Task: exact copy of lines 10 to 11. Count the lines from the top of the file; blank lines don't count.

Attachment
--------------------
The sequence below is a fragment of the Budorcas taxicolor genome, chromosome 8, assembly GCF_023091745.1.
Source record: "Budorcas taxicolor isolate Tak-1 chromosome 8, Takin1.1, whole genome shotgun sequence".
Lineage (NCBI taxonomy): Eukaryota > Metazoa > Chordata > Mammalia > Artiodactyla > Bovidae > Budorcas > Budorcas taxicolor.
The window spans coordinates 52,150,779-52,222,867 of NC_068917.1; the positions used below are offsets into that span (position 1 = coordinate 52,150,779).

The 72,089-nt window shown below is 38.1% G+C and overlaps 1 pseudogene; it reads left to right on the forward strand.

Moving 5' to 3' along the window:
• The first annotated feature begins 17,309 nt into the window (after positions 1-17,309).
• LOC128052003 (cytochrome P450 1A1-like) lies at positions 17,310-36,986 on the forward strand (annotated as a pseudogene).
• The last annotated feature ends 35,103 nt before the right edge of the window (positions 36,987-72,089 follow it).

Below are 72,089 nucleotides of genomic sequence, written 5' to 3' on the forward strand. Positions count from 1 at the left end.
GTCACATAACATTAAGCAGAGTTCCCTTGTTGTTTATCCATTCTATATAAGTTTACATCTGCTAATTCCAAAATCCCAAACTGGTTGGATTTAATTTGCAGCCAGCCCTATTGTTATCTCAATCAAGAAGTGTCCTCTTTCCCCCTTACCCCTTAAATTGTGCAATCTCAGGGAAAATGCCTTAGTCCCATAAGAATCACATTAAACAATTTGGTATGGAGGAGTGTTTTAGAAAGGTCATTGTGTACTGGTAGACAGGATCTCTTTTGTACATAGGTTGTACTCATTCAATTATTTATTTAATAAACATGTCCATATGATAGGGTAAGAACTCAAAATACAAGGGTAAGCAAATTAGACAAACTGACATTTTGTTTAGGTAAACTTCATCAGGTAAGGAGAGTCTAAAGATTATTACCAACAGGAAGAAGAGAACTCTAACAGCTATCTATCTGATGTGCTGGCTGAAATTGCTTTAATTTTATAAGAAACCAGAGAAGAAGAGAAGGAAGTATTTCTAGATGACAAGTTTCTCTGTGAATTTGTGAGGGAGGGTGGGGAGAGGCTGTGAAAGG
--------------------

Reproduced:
Below are 72,089 nucleotides of genomic sequence, written 5' to 3' on the forward strand. Positions count from 1 at the left end.
GTCACATAACATTAAGCAGAGTTCCCTTGTTGTTTATCCATTCTATATAAGTTTACATCTGCTAATTCCAAAATCCCAAACTGGTTGGATTTAATTTGCAGCCAGCCCTATTGTTATCTCAATCAAGAAGTGTCCTCTTTCCCCCTTACCCCTTAAATTGTGCAATCTCAGGGAAAATGCCTTAGTCCCATAAGAATCACATTAAACAATTTGGTATGGAGGAGTGTTTTAGAAAGGTCATTGTGTACTGGTAGACAGGATCTCTTTTGTACATAGGTTGTACTCATTCAATTATTTATTTAATAAACATGTCCATATGATAGGGTAAGAACTCAAAATACAAGGGTAAGCAAATTAGACAAACTGACATTTTGTTTAGGTAAACTTCATCAGGTAAGGAGAGTCTAAAGATTATTACCAACAGGAAGAAGAGAACTCTAACAGCTATCTATCTGATGTGCTGGCTGAAATTGCTTTAATTTTATAAGAAACCAGAGAAGAAGAGAAGGAAGTATTTCTAGATGACAAGTTTCTCTGTGAATTTGTGAGGGAGGGTGGGGAGAGGCTGTGAAAGG